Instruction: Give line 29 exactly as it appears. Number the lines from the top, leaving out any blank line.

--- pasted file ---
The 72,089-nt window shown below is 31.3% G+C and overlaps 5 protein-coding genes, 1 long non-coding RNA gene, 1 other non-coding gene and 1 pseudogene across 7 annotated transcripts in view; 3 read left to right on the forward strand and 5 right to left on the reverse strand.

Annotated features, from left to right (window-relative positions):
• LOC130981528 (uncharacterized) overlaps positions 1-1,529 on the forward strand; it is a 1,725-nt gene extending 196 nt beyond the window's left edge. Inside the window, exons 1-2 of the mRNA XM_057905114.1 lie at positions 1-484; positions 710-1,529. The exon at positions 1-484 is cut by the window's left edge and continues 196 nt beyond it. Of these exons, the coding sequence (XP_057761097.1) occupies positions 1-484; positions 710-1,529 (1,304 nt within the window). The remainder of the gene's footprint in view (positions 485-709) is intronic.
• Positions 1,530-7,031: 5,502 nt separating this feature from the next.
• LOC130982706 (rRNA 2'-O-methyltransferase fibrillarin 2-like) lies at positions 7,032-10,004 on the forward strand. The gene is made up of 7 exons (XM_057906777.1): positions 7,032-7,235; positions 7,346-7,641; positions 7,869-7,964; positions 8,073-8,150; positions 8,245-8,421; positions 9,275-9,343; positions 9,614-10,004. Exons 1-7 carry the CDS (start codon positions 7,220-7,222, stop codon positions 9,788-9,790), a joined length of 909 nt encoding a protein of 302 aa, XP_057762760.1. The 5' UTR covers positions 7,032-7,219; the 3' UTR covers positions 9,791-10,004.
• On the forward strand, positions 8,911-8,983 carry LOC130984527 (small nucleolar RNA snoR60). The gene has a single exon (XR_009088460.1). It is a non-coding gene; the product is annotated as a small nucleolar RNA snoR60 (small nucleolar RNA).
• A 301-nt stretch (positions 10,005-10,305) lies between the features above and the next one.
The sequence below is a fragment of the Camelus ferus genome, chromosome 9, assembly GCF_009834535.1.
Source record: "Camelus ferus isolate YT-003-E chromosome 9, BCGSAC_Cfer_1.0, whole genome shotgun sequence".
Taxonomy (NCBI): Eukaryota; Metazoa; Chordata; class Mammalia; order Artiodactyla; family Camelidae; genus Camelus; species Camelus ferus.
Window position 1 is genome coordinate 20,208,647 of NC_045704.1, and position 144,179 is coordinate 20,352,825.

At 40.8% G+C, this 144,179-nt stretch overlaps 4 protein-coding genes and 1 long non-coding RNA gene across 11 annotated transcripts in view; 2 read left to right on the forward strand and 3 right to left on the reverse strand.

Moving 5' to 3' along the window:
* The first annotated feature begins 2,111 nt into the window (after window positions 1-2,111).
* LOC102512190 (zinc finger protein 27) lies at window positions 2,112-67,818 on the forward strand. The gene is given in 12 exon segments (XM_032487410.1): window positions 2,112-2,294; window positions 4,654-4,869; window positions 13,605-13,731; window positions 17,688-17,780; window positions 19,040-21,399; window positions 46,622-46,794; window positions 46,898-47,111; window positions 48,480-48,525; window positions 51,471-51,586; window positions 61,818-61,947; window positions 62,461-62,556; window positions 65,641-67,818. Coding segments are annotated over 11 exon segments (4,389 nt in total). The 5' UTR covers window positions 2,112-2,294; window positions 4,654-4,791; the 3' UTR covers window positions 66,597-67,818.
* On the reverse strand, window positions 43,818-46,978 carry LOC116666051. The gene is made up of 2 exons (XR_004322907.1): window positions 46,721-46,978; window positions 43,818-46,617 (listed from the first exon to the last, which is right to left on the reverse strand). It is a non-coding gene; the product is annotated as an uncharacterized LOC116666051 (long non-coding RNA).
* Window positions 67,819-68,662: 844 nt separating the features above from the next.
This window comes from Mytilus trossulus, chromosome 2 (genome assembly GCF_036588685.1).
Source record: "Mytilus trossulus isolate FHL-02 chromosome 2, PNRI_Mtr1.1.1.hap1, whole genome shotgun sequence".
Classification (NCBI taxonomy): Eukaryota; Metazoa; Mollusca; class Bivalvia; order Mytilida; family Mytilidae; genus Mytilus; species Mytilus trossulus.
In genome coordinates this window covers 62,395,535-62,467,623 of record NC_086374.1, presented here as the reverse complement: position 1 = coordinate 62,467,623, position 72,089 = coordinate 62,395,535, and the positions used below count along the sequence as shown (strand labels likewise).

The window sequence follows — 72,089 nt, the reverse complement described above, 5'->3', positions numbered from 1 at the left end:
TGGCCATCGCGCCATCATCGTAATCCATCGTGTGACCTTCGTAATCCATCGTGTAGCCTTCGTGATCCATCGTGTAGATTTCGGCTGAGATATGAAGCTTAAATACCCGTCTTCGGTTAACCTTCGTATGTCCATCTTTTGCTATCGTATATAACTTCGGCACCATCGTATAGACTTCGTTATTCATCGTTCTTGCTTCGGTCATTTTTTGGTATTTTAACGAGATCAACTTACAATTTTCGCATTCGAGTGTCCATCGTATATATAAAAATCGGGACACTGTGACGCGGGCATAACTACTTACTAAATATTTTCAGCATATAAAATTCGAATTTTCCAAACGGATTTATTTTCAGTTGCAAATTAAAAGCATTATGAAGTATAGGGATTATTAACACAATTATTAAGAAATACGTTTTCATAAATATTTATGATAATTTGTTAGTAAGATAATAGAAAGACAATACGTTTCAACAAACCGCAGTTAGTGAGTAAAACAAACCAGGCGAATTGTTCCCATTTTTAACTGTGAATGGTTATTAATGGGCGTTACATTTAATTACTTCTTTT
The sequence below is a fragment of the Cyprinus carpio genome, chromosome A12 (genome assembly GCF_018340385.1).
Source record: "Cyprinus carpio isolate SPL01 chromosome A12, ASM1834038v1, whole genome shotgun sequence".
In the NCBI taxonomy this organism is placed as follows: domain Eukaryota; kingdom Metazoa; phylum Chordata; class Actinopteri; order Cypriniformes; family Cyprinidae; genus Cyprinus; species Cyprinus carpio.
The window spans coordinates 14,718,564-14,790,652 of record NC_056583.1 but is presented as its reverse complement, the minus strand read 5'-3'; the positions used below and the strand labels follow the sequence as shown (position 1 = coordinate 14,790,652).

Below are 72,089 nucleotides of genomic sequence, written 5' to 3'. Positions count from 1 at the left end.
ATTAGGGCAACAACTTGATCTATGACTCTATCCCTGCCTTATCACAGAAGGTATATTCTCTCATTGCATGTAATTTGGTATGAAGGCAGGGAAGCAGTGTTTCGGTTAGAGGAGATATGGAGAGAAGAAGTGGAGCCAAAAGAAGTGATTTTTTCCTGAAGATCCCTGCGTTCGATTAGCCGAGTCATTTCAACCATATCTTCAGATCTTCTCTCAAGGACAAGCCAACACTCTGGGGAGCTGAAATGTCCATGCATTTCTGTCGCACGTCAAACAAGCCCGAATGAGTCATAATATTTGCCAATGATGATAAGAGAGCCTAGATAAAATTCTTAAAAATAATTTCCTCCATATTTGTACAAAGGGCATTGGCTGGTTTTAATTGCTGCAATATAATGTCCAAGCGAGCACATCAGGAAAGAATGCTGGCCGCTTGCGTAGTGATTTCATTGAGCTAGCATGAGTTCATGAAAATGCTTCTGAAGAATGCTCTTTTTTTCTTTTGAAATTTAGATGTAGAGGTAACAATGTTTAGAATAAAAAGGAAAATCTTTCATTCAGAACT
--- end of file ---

ATTAGGGCAACAACTTGATCTATGACTCTATCCCTGCCTTATCACAGAAGGTATATTCTCTCATTGCATGTAATTTGGTATGAAGGCAGGGAAGCAGTGTTTCGGTTAGAGGAGATATGGAGAGAAGAAGTGGAGCCAAAAGAAGTGATTTTTTCCTGAAGATCCCTGCGTTCGATTAGCCGAGTCATTTCAACCATATCTTCAGATCTTCTCTCAAGGACAAGCCAACACTCTGGGGAGCTGAAATGTCCATGCATTTCTGTCGCACGTCAAACAAGCCCGAATGAGTCATAATATTTGCCAATGATGATAAGAGAGCCTAGATAAAATTCTTAAAAATAATTTCCTCCATATTTGTACAAAGGGCATTGGCTGGTTTTAATTGCTGCAATATAATGTCCAAGCGAGCACATCAGGAAAGAATGCTGGCCGCTTGCGTAGTGATTTCATTGAGCTAGCATGAGTTCATGAAAATGCTTCTGAAGAATGCTCTTTTTTTCTTTTGAAATTTAGATGTAGAGGTAACAATGTTTAGAATAAAAAGGAAAATCTTTCATTCAGAACT